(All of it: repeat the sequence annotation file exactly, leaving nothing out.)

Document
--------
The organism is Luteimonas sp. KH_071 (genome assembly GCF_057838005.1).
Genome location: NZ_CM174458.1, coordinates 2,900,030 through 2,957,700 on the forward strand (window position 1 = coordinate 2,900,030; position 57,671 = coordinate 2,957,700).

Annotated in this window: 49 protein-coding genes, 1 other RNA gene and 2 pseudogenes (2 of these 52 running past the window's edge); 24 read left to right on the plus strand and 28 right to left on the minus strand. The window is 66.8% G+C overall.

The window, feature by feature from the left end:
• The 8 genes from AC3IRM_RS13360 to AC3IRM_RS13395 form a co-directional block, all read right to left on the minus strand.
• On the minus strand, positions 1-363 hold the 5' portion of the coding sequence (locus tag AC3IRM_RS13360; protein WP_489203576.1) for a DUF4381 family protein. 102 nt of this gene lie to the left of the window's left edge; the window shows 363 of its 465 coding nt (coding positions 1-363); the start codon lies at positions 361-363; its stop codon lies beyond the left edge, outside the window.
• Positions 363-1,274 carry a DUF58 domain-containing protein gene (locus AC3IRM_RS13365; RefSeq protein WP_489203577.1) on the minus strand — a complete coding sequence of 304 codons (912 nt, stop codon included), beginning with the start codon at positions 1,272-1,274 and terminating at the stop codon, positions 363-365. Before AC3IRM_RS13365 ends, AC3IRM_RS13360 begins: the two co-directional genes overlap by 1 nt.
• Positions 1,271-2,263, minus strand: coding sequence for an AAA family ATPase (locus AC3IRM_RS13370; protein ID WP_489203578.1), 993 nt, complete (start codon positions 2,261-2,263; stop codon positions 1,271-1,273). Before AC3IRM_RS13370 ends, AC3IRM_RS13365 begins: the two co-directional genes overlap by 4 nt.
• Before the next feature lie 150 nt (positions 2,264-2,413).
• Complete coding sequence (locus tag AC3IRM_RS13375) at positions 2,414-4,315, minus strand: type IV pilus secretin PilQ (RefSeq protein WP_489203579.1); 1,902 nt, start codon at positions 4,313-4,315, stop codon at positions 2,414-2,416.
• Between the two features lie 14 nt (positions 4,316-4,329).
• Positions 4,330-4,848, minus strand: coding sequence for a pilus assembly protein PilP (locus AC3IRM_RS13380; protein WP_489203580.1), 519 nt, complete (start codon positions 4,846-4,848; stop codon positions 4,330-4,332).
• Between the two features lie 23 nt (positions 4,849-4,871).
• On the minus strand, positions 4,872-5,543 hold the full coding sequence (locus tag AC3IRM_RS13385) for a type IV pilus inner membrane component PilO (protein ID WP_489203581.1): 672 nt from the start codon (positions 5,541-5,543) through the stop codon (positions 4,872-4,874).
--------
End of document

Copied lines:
The organism is Luteimonas sp. KH_071 (genome assembly GCF_057838005.1).
Genome location: NZ_CM174458.1, coordinates 2,900,030 through 2,957,700 on the forward strand (window position 1 = coordinate 2,900,030; position 57,671 = coordinate 2,957,700).

Annotated in this window: 49 protein-coding genes, 1 other RNA gene and 2 pseudogenes (2 of these 52 running past the window's edge); 24 read left to right on the plus strand and 28 right to left on the minus strand. The window is 66.8% G+C overall.

The window, feature by feature from the left end:
• The 8 genes from AC3IRM_RS13360 to AC3IRM_RS13395 form a co-directional block, all read right to left on the minus strand.
• On the minus strand, positions 1-363 hold the 5' portion of the coding sequence (locus tag AC3IRM_RS13360; protein WP_489203576.1) for a DUF4381 family protein. 102 nt of this gene lie to the left of the window's left edge; the window shows 363 of its 465 coding nt (coding positions 1-363); the start codon lies at positions 361-363; its stop codon lies beyond the left edge, outside the window.
• Positions 363-1,274 carry a DUF58 domain-containing protein gene (locus AC3IRM_RS13365; RefSeq protein WP_489203577.1) on the minus strand — a complete coding sequence of 304 codons (912 nt, stop codon included), beginning with the start codon at positions 1,272-1,274 and terminating at the stop codon, positions 363-365. Before AC3IRM_RS13365 ends, AC3IRM_RS13360 begins: the two co-directional genes overlap by 1 nt.
• Positions 1,271-2,263, minus strand: coding sequence for an AAA family ATPase (locus AC3IRM_RS13370; protein ID WP_489203578.1), 993 nt, complete (start codon positions 2,261-2,263; stop codon positions 1,271-1,273). Before AC3IRM_RS13370 ends, AC3IRM_RS13365 begins: the two co-directional genes overlap by 4 nt.
• Before the next feature lie 150 nt (positions 2,264-2,413).
• Complete coding sequence (locus tag AC3IRM_RS13375) at positions 2,414-4,315, minus strand: type IV pilus secretin PilQ (RefSeq protein WP_489203579.1); 1,902 nt, start codon at positions 4,313-4,315, stop codon at positions 2,414-2,416.
• Between the two features lie 14 nt (positions 4,316-4,329).
• Positions 4,330-4,848, minus strand: coding sequence for a pilus assembly protein PilP (locus AC3IRM_RS13380; protein WP_489203580.1), 519 nt, complete (start codon positions 4,846-4,848; stop codon positions 4,330-4,332).
• Between the two features lie 23 nt (positions 4,849-4,871).
• On the minus strand, positions 4,872-5,543 hold the full coding sequence (locus tag AC3IRM_RS13385) for a type IV pilus inner membrane component PilO (protein ID WP_489203581.1): 672 nt from the start codon (positions 5,541-5,543) through the stop codon (positions 4,872-4,874).